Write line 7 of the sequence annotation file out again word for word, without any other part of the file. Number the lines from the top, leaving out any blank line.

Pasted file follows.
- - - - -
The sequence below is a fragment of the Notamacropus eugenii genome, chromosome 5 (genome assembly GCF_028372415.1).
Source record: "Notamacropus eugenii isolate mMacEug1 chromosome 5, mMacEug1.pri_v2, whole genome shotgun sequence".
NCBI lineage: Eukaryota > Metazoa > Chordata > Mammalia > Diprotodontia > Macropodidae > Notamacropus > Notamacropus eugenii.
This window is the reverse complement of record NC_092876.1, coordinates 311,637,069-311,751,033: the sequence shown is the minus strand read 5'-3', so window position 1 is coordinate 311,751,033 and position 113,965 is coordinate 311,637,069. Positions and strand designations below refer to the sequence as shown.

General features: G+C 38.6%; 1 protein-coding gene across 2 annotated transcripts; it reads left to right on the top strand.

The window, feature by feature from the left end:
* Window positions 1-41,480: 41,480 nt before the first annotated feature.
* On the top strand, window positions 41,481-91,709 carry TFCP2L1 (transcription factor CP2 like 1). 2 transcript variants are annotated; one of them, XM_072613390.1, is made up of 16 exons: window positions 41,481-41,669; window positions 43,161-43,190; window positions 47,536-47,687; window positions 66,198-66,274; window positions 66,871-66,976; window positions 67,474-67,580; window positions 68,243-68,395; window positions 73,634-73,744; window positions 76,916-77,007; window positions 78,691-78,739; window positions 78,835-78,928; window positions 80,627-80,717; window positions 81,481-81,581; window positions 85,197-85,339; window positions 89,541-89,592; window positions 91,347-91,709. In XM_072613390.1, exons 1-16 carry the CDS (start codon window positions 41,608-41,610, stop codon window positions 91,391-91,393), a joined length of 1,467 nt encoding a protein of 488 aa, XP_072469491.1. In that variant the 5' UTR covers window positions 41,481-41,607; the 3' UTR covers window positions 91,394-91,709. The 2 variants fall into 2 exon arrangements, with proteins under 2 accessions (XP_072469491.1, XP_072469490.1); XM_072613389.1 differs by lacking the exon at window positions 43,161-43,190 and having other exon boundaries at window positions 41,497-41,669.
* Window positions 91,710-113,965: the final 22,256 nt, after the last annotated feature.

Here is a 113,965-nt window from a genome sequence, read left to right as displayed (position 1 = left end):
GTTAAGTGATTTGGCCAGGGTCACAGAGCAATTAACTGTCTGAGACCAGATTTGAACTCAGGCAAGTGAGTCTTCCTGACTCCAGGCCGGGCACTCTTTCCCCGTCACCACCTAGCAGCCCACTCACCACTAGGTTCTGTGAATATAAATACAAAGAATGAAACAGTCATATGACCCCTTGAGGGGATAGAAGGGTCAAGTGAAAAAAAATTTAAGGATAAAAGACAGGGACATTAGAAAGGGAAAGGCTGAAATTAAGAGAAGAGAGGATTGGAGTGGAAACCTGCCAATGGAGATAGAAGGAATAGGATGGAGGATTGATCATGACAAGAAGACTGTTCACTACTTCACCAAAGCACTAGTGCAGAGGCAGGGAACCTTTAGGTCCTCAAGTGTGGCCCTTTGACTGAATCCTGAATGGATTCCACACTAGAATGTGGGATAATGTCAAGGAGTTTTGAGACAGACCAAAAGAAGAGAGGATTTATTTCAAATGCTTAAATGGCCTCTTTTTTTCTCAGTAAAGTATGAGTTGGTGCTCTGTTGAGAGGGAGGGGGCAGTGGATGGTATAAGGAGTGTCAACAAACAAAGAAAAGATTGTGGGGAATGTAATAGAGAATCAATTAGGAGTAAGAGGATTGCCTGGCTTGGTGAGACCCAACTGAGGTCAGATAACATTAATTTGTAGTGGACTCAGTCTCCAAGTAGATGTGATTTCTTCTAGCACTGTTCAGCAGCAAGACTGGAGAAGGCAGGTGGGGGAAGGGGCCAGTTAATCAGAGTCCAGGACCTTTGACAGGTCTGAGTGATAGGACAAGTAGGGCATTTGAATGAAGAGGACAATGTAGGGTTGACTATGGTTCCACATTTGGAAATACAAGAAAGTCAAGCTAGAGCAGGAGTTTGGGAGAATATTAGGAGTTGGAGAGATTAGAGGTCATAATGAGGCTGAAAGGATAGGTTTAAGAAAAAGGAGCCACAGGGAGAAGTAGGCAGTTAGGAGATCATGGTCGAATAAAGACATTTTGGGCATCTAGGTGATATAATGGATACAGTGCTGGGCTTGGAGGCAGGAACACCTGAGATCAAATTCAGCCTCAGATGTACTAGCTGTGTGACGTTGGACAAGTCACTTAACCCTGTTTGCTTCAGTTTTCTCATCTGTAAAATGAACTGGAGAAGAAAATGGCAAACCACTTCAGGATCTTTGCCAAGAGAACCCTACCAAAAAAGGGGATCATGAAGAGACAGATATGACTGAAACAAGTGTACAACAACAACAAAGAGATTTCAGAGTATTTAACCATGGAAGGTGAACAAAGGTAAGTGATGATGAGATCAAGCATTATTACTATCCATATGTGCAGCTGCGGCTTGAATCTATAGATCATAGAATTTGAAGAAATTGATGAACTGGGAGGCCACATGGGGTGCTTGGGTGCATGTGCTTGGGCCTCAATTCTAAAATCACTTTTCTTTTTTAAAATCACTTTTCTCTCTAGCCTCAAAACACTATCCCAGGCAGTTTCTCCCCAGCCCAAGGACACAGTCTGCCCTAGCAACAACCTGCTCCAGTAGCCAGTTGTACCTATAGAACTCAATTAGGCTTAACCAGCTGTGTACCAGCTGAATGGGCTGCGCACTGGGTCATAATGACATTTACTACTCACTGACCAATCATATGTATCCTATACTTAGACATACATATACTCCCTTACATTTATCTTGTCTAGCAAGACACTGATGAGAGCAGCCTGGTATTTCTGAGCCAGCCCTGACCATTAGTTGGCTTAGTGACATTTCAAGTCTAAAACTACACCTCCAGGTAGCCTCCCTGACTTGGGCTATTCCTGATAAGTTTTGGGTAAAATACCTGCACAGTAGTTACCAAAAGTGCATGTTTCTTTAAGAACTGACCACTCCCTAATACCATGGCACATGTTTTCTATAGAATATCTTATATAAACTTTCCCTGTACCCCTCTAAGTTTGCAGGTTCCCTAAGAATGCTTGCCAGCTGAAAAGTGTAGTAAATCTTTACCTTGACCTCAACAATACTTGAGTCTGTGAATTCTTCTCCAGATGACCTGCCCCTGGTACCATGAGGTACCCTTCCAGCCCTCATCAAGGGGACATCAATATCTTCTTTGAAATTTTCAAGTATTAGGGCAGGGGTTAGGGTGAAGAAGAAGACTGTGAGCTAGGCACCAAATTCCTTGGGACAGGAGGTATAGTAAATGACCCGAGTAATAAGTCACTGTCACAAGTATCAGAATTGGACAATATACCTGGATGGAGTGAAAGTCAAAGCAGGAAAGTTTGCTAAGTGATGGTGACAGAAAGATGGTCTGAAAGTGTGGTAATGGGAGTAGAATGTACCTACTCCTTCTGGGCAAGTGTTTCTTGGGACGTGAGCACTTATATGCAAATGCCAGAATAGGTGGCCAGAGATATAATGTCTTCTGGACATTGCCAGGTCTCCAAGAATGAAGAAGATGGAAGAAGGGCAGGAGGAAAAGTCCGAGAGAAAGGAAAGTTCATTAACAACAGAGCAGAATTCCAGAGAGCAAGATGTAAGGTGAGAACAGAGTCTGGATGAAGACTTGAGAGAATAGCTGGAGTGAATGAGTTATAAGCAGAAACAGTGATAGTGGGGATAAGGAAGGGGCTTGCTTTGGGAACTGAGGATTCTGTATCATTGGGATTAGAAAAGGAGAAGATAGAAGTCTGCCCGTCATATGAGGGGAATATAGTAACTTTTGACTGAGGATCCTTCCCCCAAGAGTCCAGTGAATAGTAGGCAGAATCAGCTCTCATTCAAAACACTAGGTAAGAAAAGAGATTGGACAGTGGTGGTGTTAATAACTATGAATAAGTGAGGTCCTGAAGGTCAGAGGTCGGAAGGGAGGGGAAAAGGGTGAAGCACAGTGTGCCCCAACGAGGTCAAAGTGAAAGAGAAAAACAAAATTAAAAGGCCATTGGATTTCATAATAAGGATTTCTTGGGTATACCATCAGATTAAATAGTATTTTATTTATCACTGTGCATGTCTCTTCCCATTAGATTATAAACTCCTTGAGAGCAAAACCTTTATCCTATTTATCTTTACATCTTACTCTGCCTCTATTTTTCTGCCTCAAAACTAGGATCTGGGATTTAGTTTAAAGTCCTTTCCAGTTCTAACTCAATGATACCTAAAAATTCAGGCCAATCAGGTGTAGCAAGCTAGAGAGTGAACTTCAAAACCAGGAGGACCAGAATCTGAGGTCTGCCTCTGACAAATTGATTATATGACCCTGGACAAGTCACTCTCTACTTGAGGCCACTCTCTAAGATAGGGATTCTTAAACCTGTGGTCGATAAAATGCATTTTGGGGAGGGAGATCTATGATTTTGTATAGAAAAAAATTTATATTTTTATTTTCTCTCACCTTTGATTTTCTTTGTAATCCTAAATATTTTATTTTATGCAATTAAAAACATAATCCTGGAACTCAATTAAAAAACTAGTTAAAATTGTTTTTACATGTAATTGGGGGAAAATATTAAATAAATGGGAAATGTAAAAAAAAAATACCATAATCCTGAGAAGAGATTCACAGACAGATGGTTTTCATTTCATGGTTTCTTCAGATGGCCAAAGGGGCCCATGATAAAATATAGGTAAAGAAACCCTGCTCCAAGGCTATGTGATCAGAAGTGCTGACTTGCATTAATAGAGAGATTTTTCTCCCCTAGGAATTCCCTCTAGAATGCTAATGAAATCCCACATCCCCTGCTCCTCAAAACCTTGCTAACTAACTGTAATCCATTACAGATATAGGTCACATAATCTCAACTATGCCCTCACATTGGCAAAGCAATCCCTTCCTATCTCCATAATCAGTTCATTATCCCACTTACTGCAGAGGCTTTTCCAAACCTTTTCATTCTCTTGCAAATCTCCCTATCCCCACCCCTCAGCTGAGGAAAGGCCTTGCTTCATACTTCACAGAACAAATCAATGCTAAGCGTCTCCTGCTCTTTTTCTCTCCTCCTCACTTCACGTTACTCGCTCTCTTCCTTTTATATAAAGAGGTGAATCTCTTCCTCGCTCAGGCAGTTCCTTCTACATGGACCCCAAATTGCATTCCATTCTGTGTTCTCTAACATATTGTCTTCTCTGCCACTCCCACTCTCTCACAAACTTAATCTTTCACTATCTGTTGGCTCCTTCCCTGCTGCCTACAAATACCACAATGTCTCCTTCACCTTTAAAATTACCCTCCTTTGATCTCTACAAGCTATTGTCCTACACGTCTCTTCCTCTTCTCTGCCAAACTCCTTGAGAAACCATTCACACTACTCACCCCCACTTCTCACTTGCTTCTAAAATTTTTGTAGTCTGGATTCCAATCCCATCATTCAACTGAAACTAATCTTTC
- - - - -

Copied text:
* Window positions 1-41,480: 41,480 nt before the first annotated feature.